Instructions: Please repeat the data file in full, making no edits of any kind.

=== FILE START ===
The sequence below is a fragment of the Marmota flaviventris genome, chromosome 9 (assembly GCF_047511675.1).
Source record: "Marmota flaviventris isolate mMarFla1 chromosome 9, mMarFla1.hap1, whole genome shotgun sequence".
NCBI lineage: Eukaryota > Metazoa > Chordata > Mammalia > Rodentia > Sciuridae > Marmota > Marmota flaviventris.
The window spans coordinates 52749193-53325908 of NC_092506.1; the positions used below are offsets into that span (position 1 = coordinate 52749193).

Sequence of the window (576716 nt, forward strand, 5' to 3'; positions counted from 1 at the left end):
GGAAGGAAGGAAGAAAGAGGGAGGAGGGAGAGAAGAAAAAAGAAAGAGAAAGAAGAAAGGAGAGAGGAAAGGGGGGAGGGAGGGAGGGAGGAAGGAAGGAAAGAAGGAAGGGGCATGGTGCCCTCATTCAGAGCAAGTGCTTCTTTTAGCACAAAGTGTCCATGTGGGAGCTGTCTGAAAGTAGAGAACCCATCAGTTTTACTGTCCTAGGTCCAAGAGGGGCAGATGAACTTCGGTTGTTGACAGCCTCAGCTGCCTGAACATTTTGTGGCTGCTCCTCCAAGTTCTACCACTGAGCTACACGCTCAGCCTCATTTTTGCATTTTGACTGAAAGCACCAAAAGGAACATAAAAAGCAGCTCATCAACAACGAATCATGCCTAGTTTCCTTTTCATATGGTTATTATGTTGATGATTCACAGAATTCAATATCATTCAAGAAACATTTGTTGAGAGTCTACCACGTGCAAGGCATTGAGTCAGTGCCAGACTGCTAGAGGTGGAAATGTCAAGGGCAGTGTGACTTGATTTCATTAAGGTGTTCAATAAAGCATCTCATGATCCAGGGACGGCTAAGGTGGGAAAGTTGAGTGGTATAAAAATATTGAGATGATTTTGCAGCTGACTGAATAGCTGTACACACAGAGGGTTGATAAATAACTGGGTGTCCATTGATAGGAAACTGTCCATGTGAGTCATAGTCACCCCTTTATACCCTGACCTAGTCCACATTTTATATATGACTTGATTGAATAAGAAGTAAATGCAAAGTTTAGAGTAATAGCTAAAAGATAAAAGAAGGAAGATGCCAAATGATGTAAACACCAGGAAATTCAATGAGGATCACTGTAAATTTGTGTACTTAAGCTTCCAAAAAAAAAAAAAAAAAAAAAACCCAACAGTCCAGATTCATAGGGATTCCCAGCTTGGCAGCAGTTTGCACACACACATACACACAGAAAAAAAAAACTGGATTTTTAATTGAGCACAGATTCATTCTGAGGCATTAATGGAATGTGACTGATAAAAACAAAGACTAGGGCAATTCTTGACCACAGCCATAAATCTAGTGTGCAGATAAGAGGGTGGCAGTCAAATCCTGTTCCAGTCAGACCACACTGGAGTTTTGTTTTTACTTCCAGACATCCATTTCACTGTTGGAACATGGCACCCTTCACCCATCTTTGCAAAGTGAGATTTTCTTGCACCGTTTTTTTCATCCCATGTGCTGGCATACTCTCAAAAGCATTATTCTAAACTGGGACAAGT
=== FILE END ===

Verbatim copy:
The sequence below is a fragment of the Marmota flaviventris genome, chromosome 9 (assembly GCF_047511675.1).
Source record: "Marmota flaviventris isolate mMarFla1 chromosome 9, mMarFla1.hap1, whole genome shotgun sequence".
NCBI lineage: Eukaryota > Metazoa > Chordata > Mammalia > Rodentia > Sciuridae > Marmota > Marmota flaviventris.
The window spans coordinates 52749193-53325908 of NC_092506.1; the positions used below are offsets into that span (position 1 = coordinate 52749193).

Sequence of the window (576716 nt, forward strand, 5' to 3'; positions counted from 1 at the left end):
GGAAGGAAGGAAGAAAGAGGGAGGAGGGAGAGAAGAAAAAAGAAAGAGAAAGAAGAAAGGAGAGAGGAAAGGGGGGAGGGAGGGAGGGAGGAAGGAAGGAAAGAAGGAAGGGGCATGGTGCCCTCATTCAGAGCAAGTGCTTCTTTTAGCACAAAGTGTCCATGTGGGAGCTGTCTGAAAGTAGAGAACCCATCAGTTTTACTGTCCTAGGTCCAAGAGGGGCAGATGAACTTCGGTTGTTGACAGCCTCAGCTGCCTGAACATTTTGTGGCTGCTCCTCCAAGTTCTACCACTGAGCTACACGCTCAGCCTCATTTTTGCATTTTGACTGAAAGCACCAAAAGGAACATAAAAAGCAGCTCATCAACAACGAATCATGCCTAGTTTCCTTTTCATATGGTTATTATGTTGATGATTCACAGAATTCAATATCATTCAAGAAACATTTGTTGAGAGTCTACCACGTGCAAGGCATTGAGTCAGTGCCAGACTGCTAGAGGTGGAAATGTCAAGGGCAGTGTGACTTGATTTCATTAAGGTGTTCAATAAAGCATCTCATGATCCAGGGACGGCTAAGGTGGGAAAGTTGAGTGGTATAAAAATATTGAGATGATTTTGCAGCTGACTGAATAGCTGTACACACAGAGGGTTGATAAATAACTGGGTGTCCATTGATAGGAAACTGTCCATGTGAGTCATAGTCACCCCTTTATACCCTGACCTAGTCCACATTTTATATATGACTTGATTGAATAAGAAGTAAATGCAAAGTTTAGAGTAATAGCTAAAAGATAAAAGAAGGAAGATGCCAAATGATGTAAACACCAGGAAATTCAATGAGGATCACTGTAAATTTGTGTACTTAAGCTTCCAAAAAAAAAAAAAAAAAAAAAACCCAACAGTCCAGATTCATAGGGATTCCCAGCTTGGCAGCAGTTTGCACACACACATACACACAGAAAAAAAAAACTGGATTTTTAATTGAGCACAGATTCATTCTGAGGCATTAATGGAATGTGACTGATAAAAACAAAGACTAGGGCAATTCTTGACCACAGCCATAAATCTAGTGTGCAGATAAGAGGGTGGCAGTCAAATCCTGTTCCAGTCAGACCACACTGGAGTTTTGTTTTTACTTCCAGACATCCATTTCACTGTTGGAACATGGCACCCTTCACCCATCTTTGCAAAGTGAGATTTTCTTGCACCGTTTTTTTCATCCCATGTGCTGGCATACTCTCAAAAGCATTATTCTAAACTGGGACAAGT